posted at 08:50
Author Name: The Economist
Companies Controlled By Founding Families Remain Surprisingly Important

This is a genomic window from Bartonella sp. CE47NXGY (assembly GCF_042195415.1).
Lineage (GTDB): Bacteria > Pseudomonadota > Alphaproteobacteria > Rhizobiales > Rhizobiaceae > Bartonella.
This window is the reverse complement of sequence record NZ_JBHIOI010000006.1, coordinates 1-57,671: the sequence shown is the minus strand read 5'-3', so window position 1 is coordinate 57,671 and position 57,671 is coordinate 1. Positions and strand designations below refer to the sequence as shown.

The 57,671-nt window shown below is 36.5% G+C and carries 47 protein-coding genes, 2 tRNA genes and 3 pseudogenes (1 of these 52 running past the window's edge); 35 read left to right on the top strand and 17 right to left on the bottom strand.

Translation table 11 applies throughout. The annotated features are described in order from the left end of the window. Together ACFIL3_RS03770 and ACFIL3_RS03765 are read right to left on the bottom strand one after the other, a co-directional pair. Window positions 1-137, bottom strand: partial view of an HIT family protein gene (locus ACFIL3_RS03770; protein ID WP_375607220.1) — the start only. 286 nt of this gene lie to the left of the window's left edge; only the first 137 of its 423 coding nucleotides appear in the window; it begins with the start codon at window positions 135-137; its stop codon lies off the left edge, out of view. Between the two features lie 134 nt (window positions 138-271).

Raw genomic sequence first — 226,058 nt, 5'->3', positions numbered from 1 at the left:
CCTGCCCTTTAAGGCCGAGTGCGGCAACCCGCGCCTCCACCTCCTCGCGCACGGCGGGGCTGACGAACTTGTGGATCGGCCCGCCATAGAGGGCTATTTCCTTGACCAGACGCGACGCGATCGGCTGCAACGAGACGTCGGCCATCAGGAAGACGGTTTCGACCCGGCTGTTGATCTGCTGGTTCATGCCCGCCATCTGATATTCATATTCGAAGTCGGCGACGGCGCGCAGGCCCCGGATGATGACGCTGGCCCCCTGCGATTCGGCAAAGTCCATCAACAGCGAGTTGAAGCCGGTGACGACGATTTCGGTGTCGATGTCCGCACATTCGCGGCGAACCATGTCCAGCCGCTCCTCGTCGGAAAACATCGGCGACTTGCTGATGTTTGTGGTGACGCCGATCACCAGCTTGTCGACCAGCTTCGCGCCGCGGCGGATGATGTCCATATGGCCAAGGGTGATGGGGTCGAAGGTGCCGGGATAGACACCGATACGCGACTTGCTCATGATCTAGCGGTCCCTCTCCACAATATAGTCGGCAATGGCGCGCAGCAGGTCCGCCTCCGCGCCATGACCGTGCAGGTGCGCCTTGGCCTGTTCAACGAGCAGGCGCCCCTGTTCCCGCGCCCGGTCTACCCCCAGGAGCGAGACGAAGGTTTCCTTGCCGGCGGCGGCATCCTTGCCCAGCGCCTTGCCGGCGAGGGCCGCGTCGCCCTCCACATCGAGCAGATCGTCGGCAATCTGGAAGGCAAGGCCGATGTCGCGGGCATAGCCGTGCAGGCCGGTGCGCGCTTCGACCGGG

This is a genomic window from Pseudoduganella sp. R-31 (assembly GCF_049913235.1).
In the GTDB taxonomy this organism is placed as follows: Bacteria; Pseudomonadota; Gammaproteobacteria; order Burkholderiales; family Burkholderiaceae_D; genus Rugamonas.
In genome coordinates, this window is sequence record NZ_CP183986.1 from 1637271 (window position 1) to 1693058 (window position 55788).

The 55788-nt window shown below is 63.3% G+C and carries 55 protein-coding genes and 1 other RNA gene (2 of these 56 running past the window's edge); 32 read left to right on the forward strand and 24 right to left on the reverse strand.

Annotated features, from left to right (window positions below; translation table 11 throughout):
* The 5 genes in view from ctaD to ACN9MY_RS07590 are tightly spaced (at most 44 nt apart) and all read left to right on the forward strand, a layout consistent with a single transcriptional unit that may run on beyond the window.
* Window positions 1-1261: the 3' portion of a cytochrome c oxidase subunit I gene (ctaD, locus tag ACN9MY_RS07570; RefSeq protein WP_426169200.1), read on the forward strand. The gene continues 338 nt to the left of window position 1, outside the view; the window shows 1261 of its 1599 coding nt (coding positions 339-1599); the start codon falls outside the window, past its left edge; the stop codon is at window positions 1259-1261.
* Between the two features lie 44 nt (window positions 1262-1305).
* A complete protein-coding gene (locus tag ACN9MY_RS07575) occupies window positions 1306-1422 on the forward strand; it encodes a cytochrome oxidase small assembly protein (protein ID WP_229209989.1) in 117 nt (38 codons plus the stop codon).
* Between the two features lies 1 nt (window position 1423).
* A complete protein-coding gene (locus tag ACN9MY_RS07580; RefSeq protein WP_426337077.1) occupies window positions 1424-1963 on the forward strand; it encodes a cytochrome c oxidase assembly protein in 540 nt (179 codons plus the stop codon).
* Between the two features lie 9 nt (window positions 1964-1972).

Among them is the world's largest family firm, Walmart, in which the children of the late founder, Sam Walton are still big shareholders. The firm has applied its index of "Organisational health" to 114 family firms and around 1,200 other large companies. Ultimately, whether big family firms will continue to defy expectations of their demise will depend on their ability to negotiate the rocks on which family businesses have a unique propensity to founder. Edelman's survey found that the public's trust in family firms falls once the baton is passed from the founder to the next generation. Alarmingly, a study of 2,400 family firms in 40 countries published last month by PwC, a consulting firm, found that only 16% of them had a "Discussed and documented" succession plan in place. Some families are adept at training the next generation to work in the family firm. Outsiders often refuse to get involved in managing tensions within the family and assume their job is just to oversee the running of the business, when in reality they may be the last line of defence against a family breakdown destabilising the firm, he says. As big emerging-market firms pass from the founders to their heirs, the challenge will be, as it has been in the rich world, to reconcile the family's needs and desires with the demands of running a successful business.

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